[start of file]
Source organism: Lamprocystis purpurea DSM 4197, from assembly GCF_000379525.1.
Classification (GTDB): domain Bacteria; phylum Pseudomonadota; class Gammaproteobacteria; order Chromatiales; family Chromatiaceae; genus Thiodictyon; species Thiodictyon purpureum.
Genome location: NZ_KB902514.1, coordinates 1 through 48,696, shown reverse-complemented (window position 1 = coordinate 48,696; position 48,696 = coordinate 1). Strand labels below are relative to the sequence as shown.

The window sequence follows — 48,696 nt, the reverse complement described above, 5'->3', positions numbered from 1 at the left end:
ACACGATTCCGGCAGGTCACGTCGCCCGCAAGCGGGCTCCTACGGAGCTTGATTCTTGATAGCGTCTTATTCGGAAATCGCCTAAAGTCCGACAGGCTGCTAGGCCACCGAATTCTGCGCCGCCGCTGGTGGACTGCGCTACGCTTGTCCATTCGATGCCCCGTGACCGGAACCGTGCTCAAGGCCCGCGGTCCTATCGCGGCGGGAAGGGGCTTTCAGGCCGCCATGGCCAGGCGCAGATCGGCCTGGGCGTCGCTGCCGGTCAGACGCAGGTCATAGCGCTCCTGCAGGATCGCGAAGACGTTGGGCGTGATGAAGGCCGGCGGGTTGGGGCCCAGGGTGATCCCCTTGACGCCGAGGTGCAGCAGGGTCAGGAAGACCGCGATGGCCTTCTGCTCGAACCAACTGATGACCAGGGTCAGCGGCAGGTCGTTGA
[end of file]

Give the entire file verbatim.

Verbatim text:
Source organism: Lamprocystis purpurea DSM 4197, from assembly GCF_000379525.1.
Classification (GTDB): domain Bacteria; phylum Pseudomonadota; class Gammaproteobacteria; order Chromatiales; family Chromatiaceae; genus Thiodictyon; species Thiodictyon purpureum.
Genome location: NZ_KB902514.1, coordinates 1 through 48,696, shown reverse-complemented (window position 1 = coordinate 48,696; position 48,696 = coordinate 1). Strand labels below are relative to the sequence as shown.

The window sequence follows — 48,696 nt, the reverse complement described above, 5'->3', positions numbered from 1 at the left end:
ACACGATTCCGGCAGGTCACGTCGCCCGCAAGCGGGCTCCTACGGAGCTTGATTCTTGATAGCGTCTTATTCGGAAATCGCCTAAAGTCCGACAGGCTGCTAGGCCACCGAATTCTGCGCCGCCGCTGGTGGACTGCGCTACGCTTGTCCATTCGATGCCCCGTGACCGGAACCGTGCTCAAGGCCCGCGGTCCTATCGCGGCGGGAAGGGGCTTTCAGGCCGCCATGGCCAGGCGCAGATCGGCCTGGGCGTCGCTGCCGGTCAGACGCAGGTCATAGCGCTCCTGCAGGATCGCGAAGACGTTGGGCGTGATGAAGGCCGGCGGGTTGGGGCCCAGGGTGATCCCCTTGACGCCGAGGTGCAGCAGGGTCAGGAAGACCGCGATGGCCTTCTGCTCGAACCAACTGATGACCAGGGTCAGCGGCAGGTCGTTGA